About Down Syndrome

In 1910, children with Down syndrome in the U.S. were expected to survive to age nine.  In 1983, people with Down syndrome only lived to be 25 years old.  Today adults can live into their 60s and older, largely because of medical advances and societal changes.  Now a new generation wants what other adults have—love, work, and independence.

Basic Stats, United States

  • 400,000 people have Down syndrome
  • 5,000 new births per year
  • Frequency of incidence is 1 in 733 births
  • 80% of babies with Down are born to women younger then 35

General Facts

Down syndrome affects people of all races and economic levels. All people with Down syndrome have an extra, critical portion of chromosome 21 present in all or some of their cells.

An Extra Portion of Chromosome 21

Trisomy 21 involves an extra copy of the 21st chromosome, and is the most common type of Down syndrome.  Mosaicism occurs when you have two distinct cell groupings—some cells have an extra 21st chromosome, and others do not.  With Translocation, part of chromosome 21 breaks off during cell division and attaches to another chromosome. While the total number of chromosomes in the cells remains 46, the presence of an extra part of chromosome 21 causes the characteristics of Down syndrome.

Frequently Asked Questions

Who has the highest risk of having a child with Down syndrome? The incidence of births of children with Down syndrome increases with the age of the mother. But due to higher fertility rates in younger women, 80% of children with Down syndrome are born to women under 35 years of age.

If a woman with Down syndrome becomes pregnant, will the baby have Down syndrome? At least half of all women with Down syndrome do ovulate and are fertile. Between 35 and 50 percent of children born to mothers with Down syndrome are likely to have trisomy 21 or other developmental disabilities.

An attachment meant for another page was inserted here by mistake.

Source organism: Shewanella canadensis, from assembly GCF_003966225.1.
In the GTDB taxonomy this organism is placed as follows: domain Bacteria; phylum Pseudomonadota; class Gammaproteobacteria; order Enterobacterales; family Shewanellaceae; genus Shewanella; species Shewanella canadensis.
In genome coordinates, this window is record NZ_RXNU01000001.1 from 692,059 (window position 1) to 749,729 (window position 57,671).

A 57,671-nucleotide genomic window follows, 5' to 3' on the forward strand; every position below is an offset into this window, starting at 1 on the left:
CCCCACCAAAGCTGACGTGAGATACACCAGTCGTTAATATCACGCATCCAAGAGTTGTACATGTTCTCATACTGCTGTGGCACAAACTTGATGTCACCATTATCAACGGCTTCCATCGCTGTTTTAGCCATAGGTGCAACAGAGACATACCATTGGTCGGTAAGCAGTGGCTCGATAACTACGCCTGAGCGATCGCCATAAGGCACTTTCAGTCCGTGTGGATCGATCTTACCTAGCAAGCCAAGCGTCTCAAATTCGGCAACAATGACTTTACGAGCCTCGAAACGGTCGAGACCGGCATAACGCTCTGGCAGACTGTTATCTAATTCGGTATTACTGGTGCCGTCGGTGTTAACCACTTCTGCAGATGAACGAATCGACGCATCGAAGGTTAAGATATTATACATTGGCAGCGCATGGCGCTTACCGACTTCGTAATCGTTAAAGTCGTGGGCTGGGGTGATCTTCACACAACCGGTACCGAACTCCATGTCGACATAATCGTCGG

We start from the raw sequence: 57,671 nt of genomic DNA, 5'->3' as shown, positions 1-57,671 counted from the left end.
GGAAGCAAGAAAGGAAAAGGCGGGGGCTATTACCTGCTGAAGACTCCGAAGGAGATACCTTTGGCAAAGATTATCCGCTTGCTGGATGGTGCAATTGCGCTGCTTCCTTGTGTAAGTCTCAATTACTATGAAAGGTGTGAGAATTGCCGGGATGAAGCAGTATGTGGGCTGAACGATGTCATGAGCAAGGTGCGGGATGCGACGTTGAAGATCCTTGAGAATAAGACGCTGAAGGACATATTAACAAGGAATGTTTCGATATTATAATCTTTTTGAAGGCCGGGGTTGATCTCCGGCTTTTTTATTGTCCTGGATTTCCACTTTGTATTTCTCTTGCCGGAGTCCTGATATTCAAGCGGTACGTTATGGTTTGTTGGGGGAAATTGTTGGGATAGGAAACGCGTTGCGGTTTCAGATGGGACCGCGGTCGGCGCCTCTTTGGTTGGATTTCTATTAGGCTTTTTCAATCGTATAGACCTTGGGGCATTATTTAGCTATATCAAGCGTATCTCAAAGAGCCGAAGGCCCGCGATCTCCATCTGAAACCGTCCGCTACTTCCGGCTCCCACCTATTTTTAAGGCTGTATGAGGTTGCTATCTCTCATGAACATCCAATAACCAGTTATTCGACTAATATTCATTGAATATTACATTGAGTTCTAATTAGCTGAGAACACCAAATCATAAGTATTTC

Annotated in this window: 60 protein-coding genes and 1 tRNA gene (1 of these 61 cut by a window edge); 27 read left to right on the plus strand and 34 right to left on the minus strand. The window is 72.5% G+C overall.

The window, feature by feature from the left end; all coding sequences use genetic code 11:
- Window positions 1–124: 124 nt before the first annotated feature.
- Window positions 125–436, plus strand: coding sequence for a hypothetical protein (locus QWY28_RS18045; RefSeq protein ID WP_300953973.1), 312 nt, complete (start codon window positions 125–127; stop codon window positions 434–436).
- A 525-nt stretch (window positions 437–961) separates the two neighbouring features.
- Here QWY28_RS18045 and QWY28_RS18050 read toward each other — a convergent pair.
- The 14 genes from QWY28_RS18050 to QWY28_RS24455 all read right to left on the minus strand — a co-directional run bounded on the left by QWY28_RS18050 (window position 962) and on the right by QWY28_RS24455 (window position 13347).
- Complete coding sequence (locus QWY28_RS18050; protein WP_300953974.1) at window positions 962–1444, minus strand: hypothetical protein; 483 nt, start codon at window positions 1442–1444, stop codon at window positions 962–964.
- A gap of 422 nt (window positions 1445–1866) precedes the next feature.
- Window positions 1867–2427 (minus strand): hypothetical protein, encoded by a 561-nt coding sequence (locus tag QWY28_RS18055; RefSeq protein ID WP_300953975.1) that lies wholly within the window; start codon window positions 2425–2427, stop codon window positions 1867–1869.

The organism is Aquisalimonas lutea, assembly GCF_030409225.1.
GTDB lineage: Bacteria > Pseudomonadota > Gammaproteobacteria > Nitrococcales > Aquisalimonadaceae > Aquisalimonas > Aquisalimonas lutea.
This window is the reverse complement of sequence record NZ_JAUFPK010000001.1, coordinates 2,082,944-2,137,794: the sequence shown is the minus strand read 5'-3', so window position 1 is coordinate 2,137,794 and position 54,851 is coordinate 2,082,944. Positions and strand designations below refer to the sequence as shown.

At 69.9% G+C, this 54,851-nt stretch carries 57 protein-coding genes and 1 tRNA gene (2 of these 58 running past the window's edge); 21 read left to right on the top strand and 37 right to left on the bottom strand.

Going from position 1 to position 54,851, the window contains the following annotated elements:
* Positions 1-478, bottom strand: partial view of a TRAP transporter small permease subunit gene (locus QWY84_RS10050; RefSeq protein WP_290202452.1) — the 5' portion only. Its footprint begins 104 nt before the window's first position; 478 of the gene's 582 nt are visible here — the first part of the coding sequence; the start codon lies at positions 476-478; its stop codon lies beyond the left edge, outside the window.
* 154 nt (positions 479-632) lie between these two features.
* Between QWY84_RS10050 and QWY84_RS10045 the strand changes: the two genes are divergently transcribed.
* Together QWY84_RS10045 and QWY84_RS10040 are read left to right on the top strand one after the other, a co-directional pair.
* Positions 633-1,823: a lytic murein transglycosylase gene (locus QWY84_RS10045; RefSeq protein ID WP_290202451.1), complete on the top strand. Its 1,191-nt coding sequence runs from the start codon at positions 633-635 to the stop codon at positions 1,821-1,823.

Are males with Down syndrome fertile? Scientific information about the fertility of men with Down syndrome is limited. There have been at least two documented cases where the paternity of a man with Down syndrome was confirmed. It is likely that additional cases will be recognized – especially since more men with Down syndrome have an increased life expectancy, the opportunity to live in the community, and develop intimate relationships. It is not known if the offspring of men with Down syndrome are more likely to have Down syndrome.  But it does seem clear that, in general, men with Down syndrome have a significantly lower overall fertility rate than that of other men their age.  Contraception should always be used, unless a couple has decided upon parenthood.

Thanks to the National Down Syndrome Society for their helpful online resources.

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